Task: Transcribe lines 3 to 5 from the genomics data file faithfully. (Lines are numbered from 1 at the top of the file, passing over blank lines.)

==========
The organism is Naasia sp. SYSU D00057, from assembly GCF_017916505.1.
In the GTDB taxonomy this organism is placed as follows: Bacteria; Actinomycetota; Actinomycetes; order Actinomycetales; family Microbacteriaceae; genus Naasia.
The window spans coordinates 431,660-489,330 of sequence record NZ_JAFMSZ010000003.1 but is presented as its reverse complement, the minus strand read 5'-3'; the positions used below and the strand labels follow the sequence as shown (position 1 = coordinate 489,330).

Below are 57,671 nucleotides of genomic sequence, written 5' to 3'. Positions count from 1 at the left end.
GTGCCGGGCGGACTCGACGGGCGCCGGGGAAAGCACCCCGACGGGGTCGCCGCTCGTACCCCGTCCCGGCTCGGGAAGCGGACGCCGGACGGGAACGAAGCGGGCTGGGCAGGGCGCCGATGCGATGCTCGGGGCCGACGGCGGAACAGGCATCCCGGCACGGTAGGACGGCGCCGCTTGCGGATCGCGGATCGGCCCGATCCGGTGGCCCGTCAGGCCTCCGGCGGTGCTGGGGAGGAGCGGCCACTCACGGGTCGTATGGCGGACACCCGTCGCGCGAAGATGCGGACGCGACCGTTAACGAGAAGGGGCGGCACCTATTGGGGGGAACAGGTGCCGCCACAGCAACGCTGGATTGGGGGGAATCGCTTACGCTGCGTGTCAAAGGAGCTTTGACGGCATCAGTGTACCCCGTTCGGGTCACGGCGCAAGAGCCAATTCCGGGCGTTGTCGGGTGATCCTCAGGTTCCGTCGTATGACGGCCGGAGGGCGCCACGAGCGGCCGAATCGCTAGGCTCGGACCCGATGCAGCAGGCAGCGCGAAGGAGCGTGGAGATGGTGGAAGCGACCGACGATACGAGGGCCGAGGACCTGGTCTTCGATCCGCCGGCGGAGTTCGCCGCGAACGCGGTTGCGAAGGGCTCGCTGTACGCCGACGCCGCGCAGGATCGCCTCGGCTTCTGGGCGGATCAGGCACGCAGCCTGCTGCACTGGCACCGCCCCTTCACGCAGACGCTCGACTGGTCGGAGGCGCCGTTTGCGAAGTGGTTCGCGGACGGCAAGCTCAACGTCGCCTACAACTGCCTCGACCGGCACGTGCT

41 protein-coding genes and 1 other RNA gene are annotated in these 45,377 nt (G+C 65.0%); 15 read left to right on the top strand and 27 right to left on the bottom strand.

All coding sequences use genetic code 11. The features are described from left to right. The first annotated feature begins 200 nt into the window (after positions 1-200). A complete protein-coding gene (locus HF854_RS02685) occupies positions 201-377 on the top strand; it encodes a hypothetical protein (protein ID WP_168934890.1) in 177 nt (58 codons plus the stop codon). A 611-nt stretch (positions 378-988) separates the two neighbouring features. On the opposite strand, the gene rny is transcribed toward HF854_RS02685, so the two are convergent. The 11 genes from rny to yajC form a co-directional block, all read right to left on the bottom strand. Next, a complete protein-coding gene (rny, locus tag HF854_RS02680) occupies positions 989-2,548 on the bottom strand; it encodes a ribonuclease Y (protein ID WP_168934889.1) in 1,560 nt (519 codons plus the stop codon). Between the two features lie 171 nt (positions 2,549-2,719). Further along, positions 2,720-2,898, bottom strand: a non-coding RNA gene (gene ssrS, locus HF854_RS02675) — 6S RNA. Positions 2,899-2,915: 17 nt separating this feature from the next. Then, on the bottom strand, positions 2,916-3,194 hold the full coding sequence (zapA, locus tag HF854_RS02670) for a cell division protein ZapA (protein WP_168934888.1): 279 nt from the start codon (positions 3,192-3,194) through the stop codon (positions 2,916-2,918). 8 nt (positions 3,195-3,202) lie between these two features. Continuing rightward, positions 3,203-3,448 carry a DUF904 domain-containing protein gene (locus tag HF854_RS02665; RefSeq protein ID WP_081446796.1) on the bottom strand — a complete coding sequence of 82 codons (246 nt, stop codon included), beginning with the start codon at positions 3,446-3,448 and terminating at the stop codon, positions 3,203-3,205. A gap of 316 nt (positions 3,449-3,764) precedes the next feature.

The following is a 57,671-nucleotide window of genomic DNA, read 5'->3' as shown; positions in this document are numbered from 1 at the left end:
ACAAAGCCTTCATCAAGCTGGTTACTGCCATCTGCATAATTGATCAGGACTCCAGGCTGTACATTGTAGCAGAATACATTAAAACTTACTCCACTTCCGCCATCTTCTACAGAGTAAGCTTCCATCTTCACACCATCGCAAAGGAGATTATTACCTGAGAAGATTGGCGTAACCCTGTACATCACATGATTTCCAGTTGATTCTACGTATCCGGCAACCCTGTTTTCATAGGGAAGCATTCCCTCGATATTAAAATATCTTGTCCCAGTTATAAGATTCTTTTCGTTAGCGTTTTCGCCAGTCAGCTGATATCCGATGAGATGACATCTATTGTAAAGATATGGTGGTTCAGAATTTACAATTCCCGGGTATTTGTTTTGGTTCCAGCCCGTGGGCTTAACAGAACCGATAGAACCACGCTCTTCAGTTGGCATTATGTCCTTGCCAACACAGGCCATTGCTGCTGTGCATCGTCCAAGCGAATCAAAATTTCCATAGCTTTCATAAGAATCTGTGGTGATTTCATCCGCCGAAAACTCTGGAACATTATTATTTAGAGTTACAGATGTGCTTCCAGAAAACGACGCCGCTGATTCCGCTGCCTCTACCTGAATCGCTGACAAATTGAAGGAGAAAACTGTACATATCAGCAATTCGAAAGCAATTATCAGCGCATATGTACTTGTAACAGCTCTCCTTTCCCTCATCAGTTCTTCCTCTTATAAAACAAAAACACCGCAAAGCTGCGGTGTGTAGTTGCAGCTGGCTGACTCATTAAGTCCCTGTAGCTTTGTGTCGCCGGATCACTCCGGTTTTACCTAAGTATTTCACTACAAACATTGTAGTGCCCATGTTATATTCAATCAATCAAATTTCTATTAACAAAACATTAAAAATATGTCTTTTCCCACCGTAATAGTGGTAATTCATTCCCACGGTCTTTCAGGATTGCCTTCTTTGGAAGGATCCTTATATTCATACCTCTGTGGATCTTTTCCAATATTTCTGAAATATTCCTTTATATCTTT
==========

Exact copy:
The window spans coordinates 431,660-489,330 of sequence record NZ_JAFMSZ010000003.1 but is presented as its reverse complement, the minus strand read 5'-3'; the positions used below and the strand labels follow the sequence as shown (position 1 = coordinate 489,330).

Below are 57,671 nucleotides of genomic sequence, written 5' to 3'. Positions count from 1 at the left end.
GTGCCGGGCGGACTCGACGGGCGCCGGGGAAAGCACCCCGACGGGGTCGCCGCTCGTACCCCGTCCCGGCTCGGGAAGCGGACGCCGGACGGGAACGAAGCGGGCTGGGCAGGGCGCCGATGCGATGCTCGGGGCCGACGGCGGAACAGGCATCCCGGCACGGTAGGACGGCGCCGCTTGCGGATCGCGGATCGGCCCGATCCGGTGGCCCGTCAGGCCTCCGGCGGTGCTGGGGAGGAGCGGCCACTCACGGGTCGTATGGCGGACACCCGTCGCGCGAAGATGCGGACGCGACCGTTAACGAGAAGGGGCGGCACCTATTGGGGGGAACAGGTGCCGCCACAGCAACGCTGGATTGGGGGGAATCGCTTACGCTGCGTGTCAAAGGAGCTTTGACGGCATCAGTGTACCCCGTTCGGGTCACGGCGCAAGAGCCAATTCCGGGCGTTGTCGGGTGATCCTCAGGTTCCGTCGTATGACGGCCGGAGGGCGCCACGAGCGGCCGAATCGCTAGGCTCGGACCCGATGCAGCAGGCAGCGCGAAGGAGCGTGGAGATGGTGGAAGCGACCGACGATACGAGGGCCGAGGACCTGGTCTTCGATCCGCCGGCGGAGTTCGCCGCGAACGCGGTTGCGAAGGGCTCGCTGTACGCCGACGCCGCGCAGGATCGCCTCGGCTTCTGGGCGGATCAGGCACGCAGCCTGCTGCACTGGCACCGCCCCTTCACGCAGACGCTCGACTGGTCGGAGGCGCCGTTTGCGAAGTGGTTCGCGGACGGCAAGCTCAACGTCGCCTACAACTGCCTCGACCGGCACGTGCT